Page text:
In general, the criminal process is similar in all states, though there are slight differences in each. Here's an overview of what usually happens in Utah.
In Utah people can be arrested if there is a good reason, or "probable cause," to believe they committed a crime. Sometimes the arrest is made on the spot because the officer witnessed the crime. But most of the time, an arrest comes after investigators gather evidence. Sometimes officers will ask judges to issue arrest warrants.
After the arrest, officers must inform the suspects about their important Miranda rights before questioning can begin. Judges can throw cases out if suspects aren't advised of their Constitutional rights to remain silent and to have an attorney present when being questioned.
The suspect is then booked at a police station. Personal items such as money and jewelry are taken for safekeeping, and the suspect is photographed and fingerprinted.
A person who's arrested in Utah is immediately taken to a magistrate, who will tell the suspect about the charges and advise him of his rights to a jury trial and an attorney, as well as other legal protections. A date is set for the preliminary hearing.
At the preliminary hearing, prosecutors appear before a judge and submit what they hope is enough evidence to show there was probable cause for the arrest. Defendants can present evidence at this hearing, but they usually don't. If the judge agrees that there's probable cause, the case is bound over for trial and an arraignment is scheduled. At that hearing, the defendant formally pleads to the charge. Sometimes, particularly in misdemeanor cases, a defendant will plead guilty or no contest, and sentencing is scheduled.
Making a Deal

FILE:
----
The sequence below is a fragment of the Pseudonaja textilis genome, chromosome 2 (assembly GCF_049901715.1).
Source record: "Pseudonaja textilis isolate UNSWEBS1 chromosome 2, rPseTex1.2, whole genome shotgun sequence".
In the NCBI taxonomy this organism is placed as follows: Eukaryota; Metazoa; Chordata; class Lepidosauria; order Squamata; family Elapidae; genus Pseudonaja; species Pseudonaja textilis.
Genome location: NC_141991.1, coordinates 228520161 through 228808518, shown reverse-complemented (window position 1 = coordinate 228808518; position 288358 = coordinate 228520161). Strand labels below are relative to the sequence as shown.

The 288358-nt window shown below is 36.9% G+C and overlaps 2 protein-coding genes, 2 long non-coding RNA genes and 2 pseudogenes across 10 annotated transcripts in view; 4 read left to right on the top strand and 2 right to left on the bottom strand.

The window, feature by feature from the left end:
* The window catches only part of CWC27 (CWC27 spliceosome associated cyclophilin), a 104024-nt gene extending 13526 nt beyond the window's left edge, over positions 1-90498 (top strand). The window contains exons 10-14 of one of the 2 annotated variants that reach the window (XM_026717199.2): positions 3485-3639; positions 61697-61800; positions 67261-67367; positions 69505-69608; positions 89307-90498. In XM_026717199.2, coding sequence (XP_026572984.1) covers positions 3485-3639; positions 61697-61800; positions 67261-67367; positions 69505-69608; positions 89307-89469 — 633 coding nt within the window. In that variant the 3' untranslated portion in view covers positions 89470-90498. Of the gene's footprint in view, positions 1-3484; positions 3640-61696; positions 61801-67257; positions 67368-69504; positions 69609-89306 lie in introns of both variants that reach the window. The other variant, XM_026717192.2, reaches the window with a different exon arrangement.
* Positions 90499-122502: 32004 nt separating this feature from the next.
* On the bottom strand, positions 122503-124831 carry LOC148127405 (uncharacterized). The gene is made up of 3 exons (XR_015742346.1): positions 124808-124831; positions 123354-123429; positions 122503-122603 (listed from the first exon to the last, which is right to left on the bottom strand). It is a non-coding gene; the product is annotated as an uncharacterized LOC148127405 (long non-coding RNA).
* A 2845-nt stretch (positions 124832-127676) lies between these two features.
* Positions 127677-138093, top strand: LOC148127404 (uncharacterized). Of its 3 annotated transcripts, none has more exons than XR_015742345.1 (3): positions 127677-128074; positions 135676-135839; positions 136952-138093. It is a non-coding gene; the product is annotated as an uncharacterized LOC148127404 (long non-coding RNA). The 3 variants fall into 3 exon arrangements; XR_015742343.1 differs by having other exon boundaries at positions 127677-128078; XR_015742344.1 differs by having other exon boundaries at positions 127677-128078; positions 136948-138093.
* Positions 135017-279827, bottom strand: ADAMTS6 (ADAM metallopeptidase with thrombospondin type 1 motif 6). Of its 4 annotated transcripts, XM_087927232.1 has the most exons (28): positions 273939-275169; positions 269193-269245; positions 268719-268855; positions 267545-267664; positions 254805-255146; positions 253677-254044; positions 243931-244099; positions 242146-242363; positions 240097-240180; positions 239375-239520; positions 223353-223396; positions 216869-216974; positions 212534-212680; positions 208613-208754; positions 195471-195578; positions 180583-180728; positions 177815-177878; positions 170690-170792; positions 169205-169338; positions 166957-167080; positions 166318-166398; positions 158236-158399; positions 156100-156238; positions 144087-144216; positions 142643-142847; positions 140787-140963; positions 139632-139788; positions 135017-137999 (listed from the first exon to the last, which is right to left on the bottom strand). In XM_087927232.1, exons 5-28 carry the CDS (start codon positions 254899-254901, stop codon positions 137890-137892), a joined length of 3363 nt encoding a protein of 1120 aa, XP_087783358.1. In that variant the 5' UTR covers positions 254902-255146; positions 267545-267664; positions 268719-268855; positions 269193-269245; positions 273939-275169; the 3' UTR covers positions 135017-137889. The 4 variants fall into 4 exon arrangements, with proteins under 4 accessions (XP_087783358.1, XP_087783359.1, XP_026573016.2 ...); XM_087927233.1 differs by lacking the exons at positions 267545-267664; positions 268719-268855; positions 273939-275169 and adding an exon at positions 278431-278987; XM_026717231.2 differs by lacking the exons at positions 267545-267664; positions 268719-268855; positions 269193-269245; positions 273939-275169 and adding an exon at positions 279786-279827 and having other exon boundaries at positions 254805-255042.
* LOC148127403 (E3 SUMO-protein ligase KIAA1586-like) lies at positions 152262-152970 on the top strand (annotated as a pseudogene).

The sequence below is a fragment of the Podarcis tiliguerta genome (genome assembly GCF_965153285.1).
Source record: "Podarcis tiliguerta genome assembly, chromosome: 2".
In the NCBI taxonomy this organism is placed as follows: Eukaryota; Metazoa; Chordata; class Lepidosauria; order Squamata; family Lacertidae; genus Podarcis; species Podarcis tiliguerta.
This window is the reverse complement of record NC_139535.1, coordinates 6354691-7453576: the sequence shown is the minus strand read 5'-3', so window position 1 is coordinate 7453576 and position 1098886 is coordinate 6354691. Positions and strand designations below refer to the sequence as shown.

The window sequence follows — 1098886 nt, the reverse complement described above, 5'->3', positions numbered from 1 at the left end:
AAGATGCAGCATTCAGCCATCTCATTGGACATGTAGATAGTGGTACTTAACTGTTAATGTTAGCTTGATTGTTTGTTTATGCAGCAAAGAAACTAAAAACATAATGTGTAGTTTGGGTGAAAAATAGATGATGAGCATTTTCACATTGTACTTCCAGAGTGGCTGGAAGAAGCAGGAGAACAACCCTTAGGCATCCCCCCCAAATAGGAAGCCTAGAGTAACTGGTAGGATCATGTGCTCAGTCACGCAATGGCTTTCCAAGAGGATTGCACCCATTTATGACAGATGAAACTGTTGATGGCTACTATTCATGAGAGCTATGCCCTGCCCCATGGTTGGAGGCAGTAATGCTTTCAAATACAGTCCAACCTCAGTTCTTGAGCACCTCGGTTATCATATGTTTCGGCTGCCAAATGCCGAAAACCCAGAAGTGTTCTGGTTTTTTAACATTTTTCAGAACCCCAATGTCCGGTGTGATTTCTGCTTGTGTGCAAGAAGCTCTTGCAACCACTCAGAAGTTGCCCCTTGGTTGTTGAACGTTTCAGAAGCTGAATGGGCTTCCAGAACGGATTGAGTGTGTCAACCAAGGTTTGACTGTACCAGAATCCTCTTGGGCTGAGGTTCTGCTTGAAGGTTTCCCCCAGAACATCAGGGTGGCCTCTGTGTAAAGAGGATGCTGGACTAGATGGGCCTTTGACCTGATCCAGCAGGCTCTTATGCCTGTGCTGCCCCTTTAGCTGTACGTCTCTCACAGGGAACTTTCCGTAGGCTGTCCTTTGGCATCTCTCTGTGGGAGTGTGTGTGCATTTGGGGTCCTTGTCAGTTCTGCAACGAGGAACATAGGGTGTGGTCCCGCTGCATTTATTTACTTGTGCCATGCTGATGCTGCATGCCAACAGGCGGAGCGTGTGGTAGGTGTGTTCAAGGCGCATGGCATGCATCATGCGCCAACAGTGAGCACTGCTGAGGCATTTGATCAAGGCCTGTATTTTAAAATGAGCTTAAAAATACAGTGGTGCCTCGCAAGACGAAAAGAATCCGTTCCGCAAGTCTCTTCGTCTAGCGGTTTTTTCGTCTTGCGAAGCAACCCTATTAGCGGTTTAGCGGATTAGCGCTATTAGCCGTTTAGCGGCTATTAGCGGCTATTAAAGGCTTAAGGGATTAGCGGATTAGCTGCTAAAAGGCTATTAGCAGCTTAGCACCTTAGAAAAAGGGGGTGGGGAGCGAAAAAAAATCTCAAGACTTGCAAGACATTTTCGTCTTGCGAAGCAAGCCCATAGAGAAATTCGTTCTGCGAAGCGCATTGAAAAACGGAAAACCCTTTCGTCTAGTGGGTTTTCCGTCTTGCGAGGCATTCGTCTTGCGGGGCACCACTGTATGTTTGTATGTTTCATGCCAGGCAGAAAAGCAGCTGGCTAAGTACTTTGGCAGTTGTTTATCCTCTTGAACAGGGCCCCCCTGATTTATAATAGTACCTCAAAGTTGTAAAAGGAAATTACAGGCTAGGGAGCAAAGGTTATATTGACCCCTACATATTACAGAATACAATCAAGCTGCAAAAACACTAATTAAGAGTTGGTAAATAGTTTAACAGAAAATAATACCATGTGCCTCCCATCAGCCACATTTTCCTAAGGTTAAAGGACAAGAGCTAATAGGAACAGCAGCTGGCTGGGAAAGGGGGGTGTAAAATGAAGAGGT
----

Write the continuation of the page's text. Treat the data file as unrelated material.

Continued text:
Most criminal cases are resolved when the defendant agrees to plead guilty or no contest to reduced charges or in exchange for a lighter sentence. Utah judges usually abide by plea agreements, though they don't have to.
In Utah it's extremely rare for a case to go to a grand jury. Usually, grand juries deal only with charges of major corruption or crimes involving law enforcement. An indictment occurs when 75 percent of the nine to 15 grand jurors agree that the prosecutor has presented enough evidence to indicate a crime has been committed.
Criminal defendants can be tried by a jury or before a judge if both sides agree. Most felony trials are before juries. Both sides present evidence and arguments, then the jury decides if the prosecuting attorney has proven the defendant's guilt beyond a reasonable doubt. If all jurors can't agree on a unanimous verdict for all charges, a mistrial will be declared. Those charges not agreed upon can be tried again before new jurors.
Though Utah has broad sentencing guidelines, judges have some leeway in determining sentences. A number of factors are considered that can make the sentence longer or shorter than normal, such as whether the defendant has a long criminal record or the crime was particularly violent.
Consult a Lawyer
This article is an overview of Utah's criminal law system. If you're accused of a crime, contact a lawyer quickly so that you can get legal advice geared toward your specific case.
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